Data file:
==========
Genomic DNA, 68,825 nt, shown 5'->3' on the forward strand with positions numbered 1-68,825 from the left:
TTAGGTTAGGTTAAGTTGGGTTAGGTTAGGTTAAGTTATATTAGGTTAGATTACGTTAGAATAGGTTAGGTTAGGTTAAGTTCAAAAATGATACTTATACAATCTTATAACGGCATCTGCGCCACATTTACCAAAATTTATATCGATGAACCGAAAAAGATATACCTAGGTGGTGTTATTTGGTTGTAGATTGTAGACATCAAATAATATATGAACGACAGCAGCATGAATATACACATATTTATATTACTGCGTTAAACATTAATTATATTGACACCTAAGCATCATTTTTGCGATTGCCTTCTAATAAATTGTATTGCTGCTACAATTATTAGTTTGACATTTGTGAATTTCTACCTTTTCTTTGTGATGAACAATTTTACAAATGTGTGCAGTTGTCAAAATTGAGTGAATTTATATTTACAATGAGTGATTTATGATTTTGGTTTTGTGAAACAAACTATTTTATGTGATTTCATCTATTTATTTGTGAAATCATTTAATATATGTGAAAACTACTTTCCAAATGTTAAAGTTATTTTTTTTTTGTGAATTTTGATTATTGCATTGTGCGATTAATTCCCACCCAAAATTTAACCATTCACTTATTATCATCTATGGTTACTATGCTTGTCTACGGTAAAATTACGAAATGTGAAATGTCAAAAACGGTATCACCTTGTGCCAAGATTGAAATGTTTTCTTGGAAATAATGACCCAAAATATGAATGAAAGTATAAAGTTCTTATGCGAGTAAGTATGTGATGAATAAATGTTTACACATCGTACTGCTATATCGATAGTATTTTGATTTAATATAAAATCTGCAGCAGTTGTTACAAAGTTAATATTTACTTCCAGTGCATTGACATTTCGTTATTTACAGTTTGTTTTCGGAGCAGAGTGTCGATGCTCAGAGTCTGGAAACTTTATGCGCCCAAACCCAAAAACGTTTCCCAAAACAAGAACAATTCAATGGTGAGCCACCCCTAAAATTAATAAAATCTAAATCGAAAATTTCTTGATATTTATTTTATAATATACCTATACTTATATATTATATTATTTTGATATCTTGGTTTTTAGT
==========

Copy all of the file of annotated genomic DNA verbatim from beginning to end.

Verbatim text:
Genomic DNA, 68,825 nt, shown 5'->3' on the forward strand with positions numbered 1-68,825 from the left:
TTAGGTTAGGTTAAGTTGGGTTAGGTTAGGTTAAGTTATATTAGGTTAGATTACGTTAGAATAGGTTAGGTTAGGTTAAGTTCAAAAATGATACTTATACAATCTTATAACGGCATCTGCGCCACATTTACCAAAATTTATATCGATGAACCGAAAAAGATATACCTAGGTGGTGTTATTTGGTTGTAGATTGTAGACATCAAATAATATATGAACGACAGCAGCATGAATATACACATATTTATATTACTGCGTTAAACATTAATTATATTGACACCTAAGCATCATTTTTGCGATTGCCTTCTAATAAATTGTATTGCTGCTACAATTATTAGTTTGACATTTGTGAATTTCTACCTTTTCTTTGTGATGAACAATTTTACAAATGTGTGCAGTTGTCAAAATTGAGTGAATTTATATTTACAATGAGTGATTTATGATTTTGGTTTTGTGAAACAAACTATTTTATGTGATTTCATCTATTTATTTGTGAAATCATTTAATATATGTGAAAACTACTTTCCAAATGTTAAAGTTATTTTTTTTTTGTGAATTTTGATTATTGCATTGTGCGATTAATTCCCACCCAAAATTTAACCATTCACTTATTATCATCTATGGTTACTATGCTTGTCTACGGTAAAATTACGAAATGTGAAATGTCAAAAACGGTATCACCTTGTGCCAAGATTGAAATGTTTTCTTGGAAATAATGACCCAAAATATGAATGAAAGTATAAAGTTCTTATGCGAGTAAGTATGTGATGAATAAATGTTTACACATCGTACTGCTATATCGATAGTATTTTGATTTAATATAAAATCTGCAGCAGTTGTTACAAAGTTAATATTTACTTCCAGTGCATTGACATTTCGTTATTTACAGTTTGTTTTCGGAGCAGAGTGTCGATGCTCAGAGTCTGGAAACTTTATGCGCCCAAACCCAAAAACGTTTCCCAAAACAAGAACAATTCAATGGTGAGCCACCCCTAAAATTAATAAAATCTAAATCGAAAATTTCTTGATATTTATTTTATAATATACCTATACTTATATATTATATTATTTTGATATCTTGGTTTTTAGT